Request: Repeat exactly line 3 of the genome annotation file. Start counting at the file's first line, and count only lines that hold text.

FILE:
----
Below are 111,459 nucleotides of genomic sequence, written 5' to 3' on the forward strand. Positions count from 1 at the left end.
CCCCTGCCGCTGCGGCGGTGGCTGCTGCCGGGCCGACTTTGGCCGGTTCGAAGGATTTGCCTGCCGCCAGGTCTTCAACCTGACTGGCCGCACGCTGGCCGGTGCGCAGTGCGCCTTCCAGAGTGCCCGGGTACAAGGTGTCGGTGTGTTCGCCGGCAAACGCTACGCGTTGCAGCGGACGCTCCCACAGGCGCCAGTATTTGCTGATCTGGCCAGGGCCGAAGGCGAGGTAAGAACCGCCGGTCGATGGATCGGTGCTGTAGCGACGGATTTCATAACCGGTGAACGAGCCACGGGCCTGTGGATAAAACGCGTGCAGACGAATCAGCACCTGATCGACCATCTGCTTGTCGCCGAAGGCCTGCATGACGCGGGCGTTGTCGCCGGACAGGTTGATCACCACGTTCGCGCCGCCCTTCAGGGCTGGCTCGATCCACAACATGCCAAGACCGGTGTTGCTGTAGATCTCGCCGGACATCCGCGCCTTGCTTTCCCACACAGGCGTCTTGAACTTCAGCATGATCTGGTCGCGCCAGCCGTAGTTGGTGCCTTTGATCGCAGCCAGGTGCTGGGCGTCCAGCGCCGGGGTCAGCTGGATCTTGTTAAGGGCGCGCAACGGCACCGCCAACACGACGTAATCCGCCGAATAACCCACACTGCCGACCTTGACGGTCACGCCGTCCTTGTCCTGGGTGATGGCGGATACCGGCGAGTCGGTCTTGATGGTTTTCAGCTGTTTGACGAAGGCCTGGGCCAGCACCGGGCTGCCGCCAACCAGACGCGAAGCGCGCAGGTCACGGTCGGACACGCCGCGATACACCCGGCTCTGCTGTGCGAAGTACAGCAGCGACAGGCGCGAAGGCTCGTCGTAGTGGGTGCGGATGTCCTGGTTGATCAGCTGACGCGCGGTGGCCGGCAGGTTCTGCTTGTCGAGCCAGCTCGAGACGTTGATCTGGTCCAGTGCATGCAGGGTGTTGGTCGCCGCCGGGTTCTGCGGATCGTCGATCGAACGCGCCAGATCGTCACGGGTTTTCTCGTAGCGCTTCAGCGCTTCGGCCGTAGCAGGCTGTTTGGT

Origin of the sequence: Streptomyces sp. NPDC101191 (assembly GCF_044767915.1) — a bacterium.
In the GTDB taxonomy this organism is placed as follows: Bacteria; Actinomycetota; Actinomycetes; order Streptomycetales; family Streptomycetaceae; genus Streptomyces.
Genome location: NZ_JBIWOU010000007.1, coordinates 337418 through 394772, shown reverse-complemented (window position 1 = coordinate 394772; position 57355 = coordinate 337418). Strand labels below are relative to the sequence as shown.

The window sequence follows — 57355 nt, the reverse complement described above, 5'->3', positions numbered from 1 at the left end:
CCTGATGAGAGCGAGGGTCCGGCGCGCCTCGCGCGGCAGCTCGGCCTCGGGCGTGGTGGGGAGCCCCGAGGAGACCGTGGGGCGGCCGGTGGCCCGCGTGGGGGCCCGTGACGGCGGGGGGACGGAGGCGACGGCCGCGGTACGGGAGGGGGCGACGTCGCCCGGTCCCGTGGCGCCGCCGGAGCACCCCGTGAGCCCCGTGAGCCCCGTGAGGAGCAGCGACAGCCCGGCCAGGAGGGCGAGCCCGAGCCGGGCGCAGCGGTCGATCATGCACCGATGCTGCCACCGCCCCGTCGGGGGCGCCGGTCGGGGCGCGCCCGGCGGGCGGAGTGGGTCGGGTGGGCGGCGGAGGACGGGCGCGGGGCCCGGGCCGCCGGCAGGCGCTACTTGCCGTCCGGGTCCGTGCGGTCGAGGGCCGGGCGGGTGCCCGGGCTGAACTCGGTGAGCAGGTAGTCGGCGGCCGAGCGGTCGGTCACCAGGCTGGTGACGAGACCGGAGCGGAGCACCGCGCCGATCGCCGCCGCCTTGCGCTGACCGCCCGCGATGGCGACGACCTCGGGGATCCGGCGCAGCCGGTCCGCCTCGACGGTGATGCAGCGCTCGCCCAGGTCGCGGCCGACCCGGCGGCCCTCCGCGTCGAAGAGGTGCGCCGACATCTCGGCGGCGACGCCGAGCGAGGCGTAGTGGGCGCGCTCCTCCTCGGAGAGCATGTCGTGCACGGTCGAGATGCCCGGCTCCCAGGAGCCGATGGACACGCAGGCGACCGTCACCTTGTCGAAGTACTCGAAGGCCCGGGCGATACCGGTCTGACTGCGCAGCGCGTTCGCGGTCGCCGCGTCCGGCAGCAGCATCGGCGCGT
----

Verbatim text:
Origin of the sequence: Streptomyces sp. NPDC101191 (assembly GCF_044767915.1) — a bacterium.